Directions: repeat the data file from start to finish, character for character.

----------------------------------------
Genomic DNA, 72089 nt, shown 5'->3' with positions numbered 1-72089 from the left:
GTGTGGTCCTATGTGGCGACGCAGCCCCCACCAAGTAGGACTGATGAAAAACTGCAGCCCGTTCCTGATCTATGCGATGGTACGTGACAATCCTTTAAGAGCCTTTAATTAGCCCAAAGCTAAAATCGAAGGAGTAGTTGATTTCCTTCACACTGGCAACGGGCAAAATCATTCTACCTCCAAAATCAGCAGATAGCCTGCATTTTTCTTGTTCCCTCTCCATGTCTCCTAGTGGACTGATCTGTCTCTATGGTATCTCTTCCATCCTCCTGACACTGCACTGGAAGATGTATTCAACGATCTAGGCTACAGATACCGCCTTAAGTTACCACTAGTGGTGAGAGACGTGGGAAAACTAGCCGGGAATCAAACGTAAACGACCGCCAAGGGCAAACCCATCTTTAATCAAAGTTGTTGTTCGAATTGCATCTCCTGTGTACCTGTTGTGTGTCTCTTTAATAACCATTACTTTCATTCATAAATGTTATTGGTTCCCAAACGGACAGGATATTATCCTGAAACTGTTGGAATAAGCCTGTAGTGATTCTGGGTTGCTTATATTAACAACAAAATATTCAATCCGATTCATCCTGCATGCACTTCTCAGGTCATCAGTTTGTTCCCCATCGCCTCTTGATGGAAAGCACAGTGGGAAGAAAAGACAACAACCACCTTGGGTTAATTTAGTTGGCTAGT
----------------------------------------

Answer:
Genomic DNA, 72089 nt, shown 5'->3' with positions numbered 1-72089 from the left:
GTGTGGTCCTATGTGGCGACGCAGCCCCCACCAAGTAGGACTGATGAAAAACTGCAGCCCGTTCCTGATCTATGCGATGGTACGTGACAATCCTTTAAGAGCCTTTAATTAGCCCAAAGCTAAAATCGAAGGAGTAGTTGATTTCCTTCACACTGGCAACGGGCAAAATCATTCTACCTCCAAAATCAGCAGATAGCCTGCATTTTTCTTGTTCCCTCTCCATGTCTCCTAGTGGACTGATCTGTCTCTATGGTATCTCTTCCATCCTCCTGACACTGCACTGGAAGATGTATTCAACGATCTAGGCTACAGATACCGCCTTAAGTTACCACTAGTGGTGAGAGACGTGGGAAAACTAGCCGGGAATCAAACGTAAACGACCGCCAAGGGCAAACCCATCTTTAATCAAAGTTGTTGTTCGAATTGCATCTCCTGTGTACCTGTTGTGTGTCTCTTTAATAACCATTACTTTCATTCATAAATGTTATTGGTTCCCAAACGGACAGGATATTATCCTGAAACTGTTGGAATAAGCCTGTAGTGATTCTGGGTTGCTTATATTAACAACAAAATATTCAATCCGATTCATCCTGCATGCACTTCTCAGGTCATCAGTTTGTTCCCCATCGCCTCTTGATGGAAAGCACAGTGGGAAGAAAAGACAACAACCACCTTGGGTTAATTTAGTTGGCTAGT